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Bingham v. Smith's Transfer Corp.

Filed: February 2, 1982.

MABLE RUTH BINGHAM, WIDOW: GARY HOWARD BINGHAM, EXECUTOR OF THE ESTATE OF BILL HOWARD BINGHAM, DECEASED, EMPLOYEE, PLAINTIFFS
v.
SMITH'S TRANSFER CORPORATION, EMPLOYER; TRANSPORT INSURANCE COMPANY, CARRIER, DEFENDANTS



Appeal by plaintiff from Order of the North Carolina Industrial Commission filed 5 November 1980. Heard in the Court of Appeals 11 November 1981.

Morris, Chief Judge. Judges Arnold and Becton concur.

Morris

We note at the outset that plaintiffs have failed to comply with Rule 28(b)(5) of the Rules of Appellate Procedure in that references to pertinent assignments of error and exceptions are not identified by number in their brief. However, in this instance, we will suspend the requirements of Rule 28 pursuant to our residual authority expressed in Rule 2, and discuss the appeal on its merits.

[1] Plaintiffs contend that the deputy commissioner erred in making findings of fact numbers 13, 14 and 15 and in his conclusions of law, and that the Full Commission incorrectly affirmed them. The findings and conclusions upon which the denial of compensation was based are as follows:

13. There was no emergency regarding the trailer or the contents thereof when decedent and the co-employee arrived at the scene. Extra exertion was not required of decedent in connection with pulling the trailer away from the warehouse.

14. Decedent was performing his assigned duties in the customary fashion without interruptions of unusualness on 21 March 1978 when he experienced sudden cardiac death.

15. Decedent did not experience injury by accident arising out of and in the course of the employment on 21 March 1978.

Based upon the foregoing, the deputy commissioner determined that "[d]ecedent did not experience sudden cardiac death by accident arising out of and in the course of the employment . . . because he was performing his assigned duties in the customary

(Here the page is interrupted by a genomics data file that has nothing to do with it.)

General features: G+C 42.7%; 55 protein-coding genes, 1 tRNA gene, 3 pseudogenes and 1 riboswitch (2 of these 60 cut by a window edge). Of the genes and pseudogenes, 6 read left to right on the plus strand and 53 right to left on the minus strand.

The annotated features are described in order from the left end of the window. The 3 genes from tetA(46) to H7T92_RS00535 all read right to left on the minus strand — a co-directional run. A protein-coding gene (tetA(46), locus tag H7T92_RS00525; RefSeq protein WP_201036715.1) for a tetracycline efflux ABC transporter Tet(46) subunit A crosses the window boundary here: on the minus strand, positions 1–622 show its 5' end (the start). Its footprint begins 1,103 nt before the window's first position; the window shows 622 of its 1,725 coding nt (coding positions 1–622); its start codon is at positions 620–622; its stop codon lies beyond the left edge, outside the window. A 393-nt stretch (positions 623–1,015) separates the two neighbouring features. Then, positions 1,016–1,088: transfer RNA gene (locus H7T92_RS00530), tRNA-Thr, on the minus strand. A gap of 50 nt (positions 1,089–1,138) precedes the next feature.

fashion without interruptions of unusualness. N.C.G.S. 97-2(6); . . ." (Citing authority.) The claim was thus denied. The Full Commission, with one dissent, affirmed and adopted the deputy commissioner's opinion as its own.

Plaintiff argues that findings of fact Nos. 13, 14 and 15 "are not supported by the evidence or by any evidence." On the contrary, there is plenary evidence from which it may be inferred that no emergency existed and that no extra exertion was required of the decedent. Although there was a fire at the location, Billy Joe Matthews testified that "[t]he fire was under control from where we was at (sic). There was a cement block wall probably eight-foot high (sic) . . . [T]he fire was burning on the back side of the building from where we was at at that time . . . (sic)." He said that "[t]he fire was over on the back side of the building. I would say just roughly speaking the building was something like eighty or a hundred feet wide. It was long. The fire was concentrated on the back side of the building away from us." The Commission may have concluded from this testimony that the fire was not burning dangerously near the men at that time, and that the remaining flames were isolated from the employees by the concrete block wall. Matthews also testified that decedent drove to the scene of the fire at normal speed. He said that decedent "didn't seem to be excited or nothing (sic). We got on Wendover and he still, everything was real calm, . . ., (sic)." Although there was evidence that the trailer, possibly containing flammable material, was scorched and blackened, Mr. Matthews testified that firemen had sprayed the trailer with water. Plaintiffs offered no direct evidence that decedent was subjected to any physical or emotional stress. In fact, Matthew's testimony suggests that decedent was composed and that he employed the customary switching procedure without strain.

Plaintiffs assert that the circumstances surrounding the execution of the task of moving the trailer created an emergency, and espouse, by virtue of the fact that decedent was pulling a trailer labelled "flammable" away from a burning warehouse, that he was subjected to unusual mental and physical strain resulting in death. They introduced medical testimony regarding decedent's circulatory insufficiency to the heart to bolster this hypothesis. Indeed, ...


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